Thanks to the Internet, humiliation can be doled out by strangers across the globe within seconds. So it was for a news crew at KGTV-TV in San Diego this week. A video clip from a somewhat disastrous news broadcast made the rounds, prompting repeated speculation that it may have been the “worst newscast opening ever.”
The clip starts with the typical heavy-handed serious voice-over “from the 10 News Communications Center” with optically wack 3D graphics, and cuts to said Communications Center where an unsuspecting reporter reads notes to herself beside a blank screen. She looks up, somewhat startled, before the camera immediately pans to the anchor desk, where the proceedings continue down hill.
Mere viral proliferation not being an adequate form of mortification, anzel2002, who posted the video on YouTube, added a few strains from “The Benny Hill Show” theme song.
“Here’s the first minute of San Diego ABC affiliate Channel 10’s 11 a.m. newscast from September 12,” anzel2002 says. “Everything that could have gone wrong did. Everything. Yes, folks--worst newscast ever.”
Granted, the one-minute clip is a comedy of errors. And granted, working in media comes with complementary back targets. But what if everyone’s work performance were so conveniently public? What if all of anzel2002’s work was out there in the world to see? Then again, given the anonymity of the ’Net, anzel2002 may have been behind KGTV’s camera just before he was replaced by robots.
I’m not above the occasional ribbing--both dishing and taking. I inveigh on regulators regularly. However, if they deigned to bother, they’d know where to find me. There are times I would love nothing more than to flame someone anonymously, and I confess to passive-aggressive grousing about situations I’ve not lifted a finger to ameliorate. Both, I realize, are unnecessary.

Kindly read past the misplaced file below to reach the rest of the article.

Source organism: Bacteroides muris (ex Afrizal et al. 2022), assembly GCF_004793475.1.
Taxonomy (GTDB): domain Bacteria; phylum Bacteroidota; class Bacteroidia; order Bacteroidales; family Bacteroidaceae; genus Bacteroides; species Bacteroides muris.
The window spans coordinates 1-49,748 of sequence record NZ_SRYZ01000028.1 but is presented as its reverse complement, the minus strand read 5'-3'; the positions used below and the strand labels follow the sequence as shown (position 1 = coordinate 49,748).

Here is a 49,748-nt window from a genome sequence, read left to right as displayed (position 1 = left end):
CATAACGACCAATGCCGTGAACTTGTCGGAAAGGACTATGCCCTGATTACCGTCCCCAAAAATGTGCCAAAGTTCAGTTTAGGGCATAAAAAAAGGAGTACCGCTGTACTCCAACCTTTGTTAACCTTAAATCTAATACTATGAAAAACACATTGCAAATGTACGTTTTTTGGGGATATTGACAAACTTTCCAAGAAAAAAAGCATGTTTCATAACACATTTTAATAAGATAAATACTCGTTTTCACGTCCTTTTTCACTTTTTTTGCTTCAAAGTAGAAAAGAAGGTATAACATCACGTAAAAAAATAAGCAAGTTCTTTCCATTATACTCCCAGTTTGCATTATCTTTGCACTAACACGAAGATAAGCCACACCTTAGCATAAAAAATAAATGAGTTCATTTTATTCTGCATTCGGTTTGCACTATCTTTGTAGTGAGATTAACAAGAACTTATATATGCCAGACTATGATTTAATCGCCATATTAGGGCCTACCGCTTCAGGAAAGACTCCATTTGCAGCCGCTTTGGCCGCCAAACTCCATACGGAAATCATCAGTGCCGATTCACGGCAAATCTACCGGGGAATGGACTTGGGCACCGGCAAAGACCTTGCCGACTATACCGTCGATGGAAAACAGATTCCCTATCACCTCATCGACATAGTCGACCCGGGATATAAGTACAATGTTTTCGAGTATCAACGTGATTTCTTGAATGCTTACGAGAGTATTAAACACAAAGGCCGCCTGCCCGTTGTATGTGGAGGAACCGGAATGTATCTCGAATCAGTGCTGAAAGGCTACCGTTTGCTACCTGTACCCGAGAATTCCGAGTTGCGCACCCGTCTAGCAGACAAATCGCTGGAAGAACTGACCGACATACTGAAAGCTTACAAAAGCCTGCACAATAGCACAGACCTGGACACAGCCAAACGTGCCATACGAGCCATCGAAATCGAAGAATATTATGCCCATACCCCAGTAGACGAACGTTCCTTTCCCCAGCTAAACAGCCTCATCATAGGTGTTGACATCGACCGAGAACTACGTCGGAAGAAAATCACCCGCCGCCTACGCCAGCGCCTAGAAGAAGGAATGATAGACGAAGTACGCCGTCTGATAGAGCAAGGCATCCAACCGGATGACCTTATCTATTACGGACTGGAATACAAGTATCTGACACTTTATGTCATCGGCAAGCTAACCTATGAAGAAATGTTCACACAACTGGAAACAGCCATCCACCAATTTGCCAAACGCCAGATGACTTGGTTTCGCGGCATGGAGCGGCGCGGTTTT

Grousing just perpetuates pessimism, which helps no one. Anonymous flaming is something else all together, however. Foremost, it’s cowardly. Secondarily, it’s meant to inflict pain. This dynamic is what’s otherwise known as “bullying.”
We’re just now beginning to understand that bullying is a deadly plague among young people. Extreme outcomes have included suicide and mass murder. There’s a great deal of discussion and angst over what to do about bullying, and yet a complete disconnect between it and what’s deemed acceptable behavior by adults today. That young people are negatively influenced by video games but not rancorous political invective is absurd. That they are unaffected by the savage way some adults comport themselves online is ignorant.
It may seem incomprehensible to link a one-minute blooper clip to violent and destructive behavior among children, but perhaps that’s problem. We are so inured to incivility, it’s become difficult to identify. And that’s a shame.
I watched the KGTV-TV clip--intentionally not included here. I cringed for all the folks on camera. I don’t know, but I imagine all of them have worked hard to get where they are. I would suppose they’ve done work that made their families proud.
I’m sorry that’s been distilled into 60 seconds of ridicule.
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